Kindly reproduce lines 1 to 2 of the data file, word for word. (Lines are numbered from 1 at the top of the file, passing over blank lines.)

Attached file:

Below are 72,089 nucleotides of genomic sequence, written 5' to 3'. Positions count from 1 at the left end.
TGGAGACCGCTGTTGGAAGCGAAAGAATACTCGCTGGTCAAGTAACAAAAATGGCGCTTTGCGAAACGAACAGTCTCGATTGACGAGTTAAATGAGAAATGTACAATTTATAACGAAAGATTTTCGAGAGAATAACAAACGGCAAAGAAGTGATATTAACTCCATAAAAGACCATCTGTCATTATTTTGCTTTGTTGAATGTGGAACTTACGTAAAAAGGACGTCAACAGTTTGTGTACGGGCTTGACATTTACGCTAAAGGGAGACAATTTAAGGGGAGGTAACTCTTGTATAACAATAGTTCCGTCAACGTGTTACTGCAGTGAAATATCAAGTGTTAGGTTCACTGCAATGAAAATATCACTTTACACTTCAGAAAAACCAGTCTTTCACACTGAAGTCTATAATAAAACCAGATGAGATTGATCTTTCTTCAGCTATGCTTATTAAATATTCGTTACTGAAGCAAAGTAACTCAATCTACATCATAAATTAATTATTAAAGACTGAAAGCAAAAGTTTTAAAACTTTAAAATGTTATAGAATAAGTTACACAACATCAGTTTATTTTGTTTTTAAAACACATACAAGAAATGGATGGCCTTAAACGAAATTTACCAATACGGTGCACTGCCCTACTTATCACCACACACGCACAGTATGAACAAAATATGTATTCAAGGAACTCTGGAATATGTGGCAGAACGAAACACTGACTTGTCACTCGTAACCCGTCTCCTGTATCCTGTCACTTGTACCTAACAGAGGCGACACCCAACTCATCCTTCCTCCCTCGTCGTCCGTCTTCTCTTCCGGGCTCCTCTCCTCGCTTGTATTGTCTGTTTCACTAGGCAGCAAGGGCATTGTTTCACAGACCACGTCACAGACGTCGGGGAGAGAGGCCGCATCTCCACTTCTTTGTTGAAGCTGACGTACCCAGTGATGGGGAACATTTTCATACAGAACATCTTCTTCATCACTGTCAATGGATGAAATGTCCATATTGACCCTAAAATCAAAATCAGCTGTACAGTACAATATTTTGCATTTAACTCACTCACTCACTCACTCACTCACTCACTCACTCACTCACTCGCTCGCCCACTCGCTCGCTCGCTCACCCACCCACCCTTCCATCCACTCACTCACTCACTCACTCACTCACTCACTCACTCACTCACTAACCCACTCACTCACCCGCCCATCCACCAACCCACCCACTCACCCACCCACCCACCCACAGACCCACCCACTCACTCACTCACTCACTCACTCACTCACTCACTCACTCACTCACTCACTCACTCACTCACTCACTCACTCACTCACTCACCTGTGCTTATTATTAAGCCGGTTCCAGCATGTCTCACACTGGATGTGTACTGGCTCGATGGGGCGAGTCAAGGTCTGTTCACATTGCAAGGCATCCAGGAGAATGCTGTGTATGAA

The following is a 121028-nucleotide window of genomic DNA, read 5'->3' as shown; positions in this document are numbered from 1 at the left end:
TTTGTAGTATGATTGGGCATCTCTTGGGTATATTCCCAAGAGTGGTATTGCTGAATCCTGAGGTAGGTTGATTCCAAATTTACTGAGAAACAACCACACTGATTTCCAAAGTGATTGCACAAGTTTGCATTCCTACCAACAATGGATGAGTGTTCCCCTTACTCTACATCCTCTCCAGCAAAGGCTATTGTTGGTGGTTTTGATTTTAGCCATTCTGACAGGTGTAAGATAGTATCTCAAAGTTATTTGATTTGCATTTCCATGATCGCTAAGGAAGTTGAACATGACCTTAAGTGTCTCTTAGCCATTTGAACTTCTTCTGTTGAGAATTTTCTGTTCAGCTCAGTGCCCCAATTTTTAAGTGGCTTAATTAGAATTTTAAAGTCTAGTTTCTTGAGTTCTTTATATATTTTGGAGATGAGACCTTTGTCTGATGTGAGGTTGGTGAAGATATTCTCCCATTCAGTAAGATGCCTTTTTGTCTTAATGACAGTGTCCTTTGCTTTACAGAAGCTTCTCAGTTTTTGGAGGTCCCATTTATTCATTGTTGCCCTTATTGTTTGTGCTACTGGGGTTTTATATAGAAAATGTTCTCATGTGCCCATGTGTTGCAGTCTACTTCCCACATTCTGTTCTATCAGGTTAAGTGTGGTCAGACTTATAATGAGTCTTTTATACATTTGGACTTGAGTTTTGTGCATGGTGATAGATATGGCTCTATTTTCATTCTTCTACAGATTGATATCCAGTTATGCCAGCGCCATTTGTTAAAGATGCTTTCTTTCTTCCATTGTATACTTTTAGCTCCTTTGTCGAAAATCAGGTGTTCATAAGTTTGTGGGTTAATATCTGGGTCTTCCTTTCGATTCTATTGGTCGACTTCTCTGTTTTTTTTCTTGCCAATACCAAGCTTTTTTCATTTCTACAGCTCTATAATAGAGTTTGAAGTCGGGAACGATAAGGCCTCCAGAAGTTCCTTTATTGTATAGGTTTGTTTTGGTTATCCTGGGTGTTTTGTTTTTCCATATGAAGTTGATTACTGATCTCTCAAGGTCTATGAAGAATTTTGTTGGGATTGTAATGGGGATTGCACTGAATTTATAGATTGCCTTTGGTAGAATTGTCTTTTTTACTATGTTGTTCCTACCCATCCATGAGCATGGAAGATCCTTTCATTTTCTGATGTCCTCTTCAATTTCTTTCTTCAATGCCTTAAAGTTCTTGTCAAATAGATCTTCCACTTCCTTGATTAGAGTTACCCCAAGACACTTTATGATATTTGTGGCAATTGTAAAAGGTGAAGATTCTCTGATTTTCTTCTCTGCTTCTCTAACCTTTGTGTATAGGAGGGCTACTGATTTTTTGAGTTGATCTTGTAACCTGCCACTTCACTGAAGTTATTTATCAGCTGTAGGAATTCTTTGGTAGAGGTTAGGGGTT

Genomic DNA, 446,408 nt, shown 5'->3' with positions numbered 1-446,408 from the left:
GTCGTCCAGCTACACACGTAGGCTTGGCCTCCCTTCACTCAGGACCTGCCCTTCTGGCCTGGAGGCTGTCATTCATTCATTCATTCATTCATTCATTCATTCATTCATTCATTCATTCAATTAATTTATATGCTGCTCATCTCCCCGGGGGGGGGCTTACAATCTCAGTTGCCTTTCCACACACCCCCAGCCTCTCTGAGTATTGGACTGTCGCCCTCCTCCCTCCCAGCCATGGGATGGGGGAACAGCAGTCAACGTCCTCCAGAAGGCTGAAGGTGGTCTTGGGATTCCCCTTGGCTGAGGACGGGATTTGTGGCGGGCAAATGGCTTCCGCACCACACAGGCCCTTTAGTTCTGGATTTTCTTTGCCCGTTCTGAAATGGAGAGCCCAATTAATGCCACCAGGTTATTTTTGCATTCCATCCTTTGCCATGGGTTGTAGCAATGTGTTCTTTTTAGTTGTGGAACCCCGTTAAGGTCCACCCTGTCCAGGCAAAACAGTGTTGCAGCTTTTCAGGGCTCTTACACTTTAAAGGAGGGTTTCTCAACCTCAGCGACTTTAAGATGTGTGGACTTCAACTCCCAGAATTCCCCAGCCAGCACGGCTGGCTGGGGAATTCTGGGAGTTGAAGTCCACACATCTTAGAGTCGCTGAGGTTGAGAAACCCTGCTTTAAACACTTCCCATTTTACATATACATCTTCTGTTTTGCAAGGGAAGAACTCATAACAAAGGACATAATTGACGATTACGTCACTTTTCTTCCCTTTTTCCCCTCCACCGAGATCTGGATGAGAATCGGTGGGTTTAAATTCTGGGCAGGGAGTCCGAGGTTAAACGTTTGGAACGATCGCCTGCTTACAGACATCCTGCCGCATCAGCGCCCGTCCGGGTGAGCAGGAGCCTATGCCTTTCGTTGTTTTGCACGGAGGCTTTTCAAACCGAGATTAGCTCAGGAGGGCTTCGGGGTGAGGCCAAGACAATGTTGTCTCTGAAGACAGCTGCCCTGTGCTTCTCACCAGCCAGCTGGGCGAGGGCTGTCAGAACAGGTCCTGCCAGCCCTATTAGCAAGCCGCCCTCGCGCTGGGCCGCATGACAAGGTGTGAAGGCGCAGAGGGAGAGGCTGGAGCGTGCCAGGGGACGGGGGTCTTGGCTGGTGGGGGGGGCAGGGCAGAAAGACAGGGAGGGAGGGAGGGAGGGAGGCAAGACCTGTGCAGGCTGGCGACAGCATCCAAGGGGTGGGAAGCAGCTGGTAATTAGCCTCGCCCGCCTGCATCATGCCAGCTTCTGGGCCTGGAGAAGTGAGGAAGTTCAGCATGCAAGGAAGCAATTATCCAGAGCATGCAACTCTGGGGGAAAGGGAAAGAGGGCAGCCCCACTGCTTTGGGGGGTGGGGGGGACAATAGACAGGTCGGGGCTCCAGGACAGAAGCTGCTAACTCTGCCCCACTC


Below are 72,089 nucleotides of genomic sequence, written 5' to 3'. Positions count from 1 at the left end.
TGGAGACCGCTGTTGGAAGCGAAAGAATACTCGCTGGTCAAGTAACAAAAATGGCGCTTTGCGAAACGAACAGTCTCGATTGACGAGTTAAATGAGAAATGTACAATTTATAACGAAAGATTTTCGAGAGAATAACAAACGGCAAAGAAGTGATATTAACTCCATAAAAGACCATCTGTCATTATTTTGCTTTGTTGAATGTGGAACTTACGTAAAAAGGACGTCAACAGTTTGTGTACGGGCTTGACATTTACGCTAAAGGGAGACAATTTAAGGGGAGGTAACTCTTGTATAACAATAGTTCCGTCAACGTGTTACTGCAGTGAAATATCAAGTGTTAGGTTCACTGCAATGAAAATATCACTTTACACTTCAGAAAAACCAGTCTTTCACACTGAAGTCTATAATAAAACCAGATGAGATTGATCTTTCTTCAGCTATGCTTATTAAATATTCGTTACTGAAGCAAAGTAACTCAATCTACATCATAAATTAATTATTAAAGACTGAAAGCAAAAGTTTTAAAACTTTAAAATGTTATAGAATAAGTTACACAACATCAGTTTATTTTGTTTTTAAAACACATACAAGAAATGGATGGCCTTAAACGAAATTTACCAATACGGTGCACTGCCCTACTTATCACCACACACGCACAGTATGAACAAAATATGTATTCAAGGAACTCTGGAATATGTGGCAGAACGAAACACTGACTTGTCACTCGTAACCCGTCTCCTGTATCCTGTCACTTGTACCTAACAGAGGCGACACCCAACTCATCCTTCCTCCCTCGTCGTCCGTCTTCTCTTCCGGGCTCCTCTCCTCGCTTGTATTGTCTGTTTCACTAGGCAGCAAGGGCATTGTTTCACAGACCACGTCACAGACGTCGGGGAGAGAGGCCGCATCTCCACTTCTTTGTTGAAGCTGACGTACCCAGTGATGGGGAACATTTTCATACAGAACATCTTCTTCATCACTGTCAATGGATGAAATGTCCATATTGACCCTAAAATCAAAATCAGCTGTACAGTACAATATTTTGCATTTAACTCACTCACTCACTCACTCACTCACTCACTCACTCACTCACTCGCTCGCCCACTCGCTCGCTCGCTCACCCACCCACCCTTCCATCCACTCACTCACTCACTCACTCACTCACTCACTCACTCACTCACTAACCCACTCACTCACCCGCCCATCCACCAACCCACCCACTCACCCACCCACCCACCCACAGACCCACCCACTCACTCACTCACTCACTCACTCACTCACTCACTCACTCACTCACTCACTCACTCACTCACTCACTCACTCACTCACTCACCTGTGCTTATTATTAAGCCGGTTCCAGCATGTCTCACACTGGATGTGTACTGGCTCGATGGGGCGAGTCAAGGTCTGTTCACATTGCAAGGCATCCAGGAGAATGCTGTGTATGAA